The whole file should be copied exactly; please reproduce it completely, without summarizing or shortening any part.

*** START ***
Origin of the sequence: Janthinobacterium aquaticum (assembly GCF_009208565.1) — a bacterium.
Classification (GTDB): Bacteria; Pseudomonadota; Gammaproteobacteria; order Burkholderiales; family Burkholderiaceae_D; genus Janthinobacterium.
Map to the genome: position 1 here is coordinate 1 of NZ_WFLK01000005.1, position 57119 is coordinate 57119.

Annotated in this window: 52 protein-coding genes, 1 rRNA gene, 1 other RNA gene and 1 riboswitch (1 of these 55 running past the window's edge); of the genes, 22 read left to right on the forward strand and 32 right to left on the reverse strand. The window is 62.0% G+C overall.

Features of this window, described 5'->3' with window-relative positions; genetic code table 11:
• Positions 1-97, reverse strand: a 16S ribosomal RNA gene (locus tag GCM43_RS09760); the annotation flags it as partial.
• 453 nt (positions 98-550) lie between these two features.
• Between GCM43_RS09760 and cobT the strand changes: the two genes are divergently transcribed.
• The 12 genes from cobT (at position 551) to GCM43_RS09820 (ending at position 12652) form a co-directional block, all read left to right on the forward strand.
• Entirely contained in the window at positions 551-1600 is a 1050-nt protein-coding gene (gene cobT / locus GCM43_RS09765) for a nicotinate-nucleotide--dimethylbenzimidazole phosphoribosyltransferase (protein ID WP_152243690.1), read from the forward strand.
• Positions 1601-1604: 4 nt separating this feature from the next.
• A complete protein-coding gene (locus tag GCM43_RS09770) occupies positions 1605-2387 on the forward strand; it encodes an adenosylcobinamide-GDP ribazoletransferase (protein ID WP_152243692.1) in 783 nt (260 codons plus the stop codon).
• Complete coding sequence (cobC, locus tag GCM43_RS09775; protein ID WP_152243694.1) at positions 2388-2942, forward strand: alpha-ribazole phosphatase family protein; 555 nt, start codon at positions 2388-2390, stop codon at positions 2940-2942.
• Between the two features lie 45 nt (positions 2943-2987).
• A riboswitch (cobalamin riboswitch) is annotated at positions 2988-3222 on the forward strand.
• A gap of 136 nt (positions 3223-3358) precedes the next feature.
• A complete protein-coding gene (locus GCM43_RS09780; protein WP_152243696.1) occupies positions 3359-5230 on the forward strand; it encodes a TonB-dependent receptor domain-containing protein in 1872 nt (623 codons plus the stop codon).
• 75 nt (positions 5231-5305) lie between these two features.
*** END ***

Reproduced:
Origin of the sequence: Janthinobacterium aquaticum (assembly GCF_009208565.1) — a bacterium.
Classification (GTDB): Bacteria; Pseudomonadota; Gammaproteobacteria; order Burkholderiales; family Burkholderiaceae_D; genus Janthinobacterium.
Map to the genome: position 1 here is coordinate 1 of NZ_WFLK01000005.1, position 57119 is coordinate 57119.

Annotated in this window: 52 protein-coding genes, 1 rRNA gene, 1 other RNA gene and 1 riboswitch (1 of these 55 running past the window's edge); of the genes, 22 read left to right on the forward strand and 32 right to left on the reverse strand. The window is 62.0% G+C overall.

Features of this window, described 5'->3' with window-relative positions; genetic code table 11:
• Positions 1-97, reverse strand: a 16S ribosomal RNA gene (locus tag GCM43_RS09760); the annotation flags it as partial.
• 453 nt (positions 98-550) lie between these two features.
• Between GCM43_RS09760 and cobT the strand changes: the two genes are divergently transcribed.
• The 12 genes from cobT (at position 551) to GCM43_RS09820 (ending at position 12652) form a co-directional block, all read left to right on the forward strand.
• Entirely contained in the window at positions 551-1600 is a 1050-nt protein-coding gene (gene cobT / locus GCM43_RS09765) for a nicotinate-nucleotide--dimethylbenzimidazole phosphoribosyltransferase (protein ID WP_152243690.1), read from the forward strand.
• Positions 1601-1604: 4 nt separating this feature from the next.
• A complete protein-coding gene (locus tag GCM43_RS09770) occupies positions 1605-2387 on the forward strand; it encodes an adenosylcobinamide-GDP ribazoletransferase (protein ID WP_152243692.1) in 783 nt (260 codons plus the stop codon).
• Complete coding sequence (cobC, locus tag GCM43_RS09775; protein ID WP_152243694.1) at positions 2388-2942, forward strand: alpha-ribazole phosphatase family protein; 555 nt, start codon at positions 2388-2390, stop codon at positions 2940-2942.
• Between the two features lie 45 nt (positions 2943-2987).
• A riboswitch (cobalamin riboswitch) is annotated at positions 2988-3222 on the forward strand.
• A gap of 136 nt (positions 3223-3358) precedes the next feature.
• A complete protein-coding gene (locus GCM43_RS09780; protein WP_152243696.1) occupies positions 3359-5230 on the forward strand; it encodes a TonB-dependent receptor domain-containing protein in 1872 nt (623 codons plus the stop codon).
• 75 nt (positions 5231-5305) lie between these two features.